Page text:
Bild 1 von 1

Other Possible Worlds: What do we have to build to get out of this one?, Installation view, NGBK 2011

Cedric Bomford

Bamberton: Contested Landscape

The work constructed for ‚Bamberton: Contested Landscape‘ emerged through a half-year collaborative building process with my brother Nathan. The full-room installation takes its name from a failed development proposal from the early nineties on Vancouver Island, Canada. The Bamberton development was one of the first in Canada to be directly marketed with the language of sustainable development.

We used a process we have called “thinking through building,” in which a full-scale structure is built, without plans, as a form of improvisational construction that remains open to change and development until the project is completed. The installation was constructed at the same moment that we were researching the history of the site, the conflict in the local community (that had affected our family when we were teenagers), and the political fallout of the failure of the proposal.

Other Possible Worlds: What do we have to build to get out of this one?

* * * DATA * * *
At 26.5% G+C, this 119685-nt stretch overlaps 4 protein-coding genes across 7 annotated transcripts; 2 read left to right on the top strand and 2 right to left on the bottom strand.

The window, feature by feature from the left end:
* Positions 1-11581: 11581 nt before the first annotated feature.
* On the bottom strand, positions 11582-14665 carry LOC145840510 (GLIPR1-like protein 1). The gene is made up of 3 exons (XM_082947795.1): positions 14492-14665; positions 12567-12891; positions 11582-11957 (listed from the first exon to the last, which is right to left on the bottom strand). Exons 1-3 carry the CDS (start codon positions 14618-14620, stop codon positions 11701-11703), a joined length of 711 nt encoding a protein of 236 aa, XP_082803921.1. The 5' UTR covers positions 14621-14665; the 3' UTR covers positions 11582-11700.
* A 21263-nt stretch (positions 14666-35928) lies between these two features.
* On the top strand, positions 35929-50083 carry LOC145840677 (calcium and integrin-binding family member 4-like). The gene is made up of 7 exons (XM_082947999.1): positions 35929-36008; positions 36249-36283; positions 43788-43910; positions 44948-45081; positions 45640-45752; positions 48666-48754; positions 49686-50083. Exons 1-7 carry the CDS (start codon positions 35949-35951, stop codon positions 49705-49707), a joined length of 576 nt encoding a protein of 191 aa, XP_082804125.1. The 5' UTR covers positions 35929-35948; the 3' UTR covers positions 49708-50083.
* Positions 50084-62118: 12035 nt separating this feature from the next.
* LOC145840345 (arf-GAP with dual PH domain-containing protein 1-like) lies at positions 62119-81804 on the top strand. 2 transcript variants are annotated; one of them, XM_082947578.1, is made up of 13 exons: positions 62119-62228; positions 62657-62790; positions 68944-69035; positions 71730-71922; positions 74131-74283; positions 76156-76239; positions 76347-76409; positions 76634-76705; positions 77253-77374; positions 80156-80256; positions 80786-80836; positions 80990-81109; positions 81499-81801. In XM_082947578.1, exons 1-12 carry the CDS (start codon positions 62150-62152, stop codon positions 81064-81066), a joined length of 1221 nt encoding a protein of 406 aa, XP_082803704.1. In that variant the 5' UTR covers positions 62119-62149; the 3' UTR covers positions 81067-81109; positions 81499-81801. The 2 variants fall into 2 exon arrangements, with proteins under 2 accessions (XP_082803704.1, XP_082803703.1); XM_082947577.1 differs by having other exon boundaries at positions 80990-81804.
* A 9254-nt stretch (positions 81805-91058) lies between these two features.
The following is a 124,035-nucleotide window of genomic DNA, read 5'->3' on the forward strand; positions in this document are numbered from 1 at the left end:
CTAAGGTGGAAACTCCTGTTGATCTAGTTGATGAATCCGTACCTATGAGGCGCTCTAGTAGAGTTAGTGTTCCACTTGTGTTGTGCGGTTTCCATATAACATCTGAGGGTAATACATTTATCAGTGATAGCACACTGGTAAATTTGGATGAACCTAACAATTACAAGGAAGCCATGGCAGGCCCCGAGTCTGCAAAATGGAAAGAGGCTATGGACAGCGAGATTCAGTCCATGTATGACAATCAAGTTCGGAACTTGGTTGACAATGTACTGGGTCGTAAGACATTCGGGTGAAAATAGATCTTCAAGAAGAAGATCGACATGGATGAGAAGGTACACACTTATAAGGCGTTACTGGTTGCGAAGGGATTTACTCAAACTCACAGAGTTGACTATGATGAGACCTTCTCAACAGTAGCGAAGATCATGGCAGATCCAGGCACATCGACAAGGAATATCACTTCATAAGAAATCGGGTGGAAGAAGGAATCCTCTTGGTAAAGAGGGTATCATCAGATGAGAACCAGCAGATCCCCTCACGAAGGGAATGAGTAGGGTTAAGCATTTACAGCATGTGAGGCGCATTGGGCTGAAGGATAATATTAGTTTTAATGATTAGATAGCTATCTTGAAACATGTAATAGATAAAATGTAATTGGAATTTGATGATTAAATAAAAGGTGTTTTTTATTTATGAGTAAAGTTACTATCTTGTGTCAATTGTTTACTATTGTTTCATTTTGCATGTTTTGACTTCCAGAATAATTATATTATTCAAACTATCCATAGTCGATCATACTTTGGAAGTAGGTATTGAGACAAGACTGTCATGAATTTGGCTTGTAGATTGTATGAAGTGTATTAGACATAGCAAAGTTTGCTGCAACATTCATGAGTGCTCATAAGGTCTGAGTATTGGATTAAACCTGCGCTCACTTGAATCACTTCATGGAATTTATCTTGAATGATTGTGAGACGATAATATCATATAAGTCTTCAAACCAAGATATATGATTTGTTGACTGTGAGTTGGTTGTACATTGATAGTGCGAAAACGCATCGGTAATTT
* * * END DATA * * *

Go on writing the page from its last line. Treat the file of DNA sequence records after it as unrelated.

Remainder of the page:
The work I am constructing for the ‚Other Possible Worlds‘ project is made of salvaged waste from past exhibitions, used construction products and other reclaimed materials. The project employs a similar conceptual building approach to the Bamberton work though it is shifted in order to interrogate the power relations inherent to constructed spaces. Beginning with the question: “what do we have to build to get out of this one?” the project works through the assumption that technological and economic progress can provide the solutions to the cataclysmic problems facing our globe. It investigates the ideological permeation of aspects of the conception, planning, design, and building process by attempting to collapse them onto each other, physically and temporally. Rather than promising to answer this question or to set up a “platform” to investigate it, the project actively inhabits the question and merely provides its physical form for public scrutiny.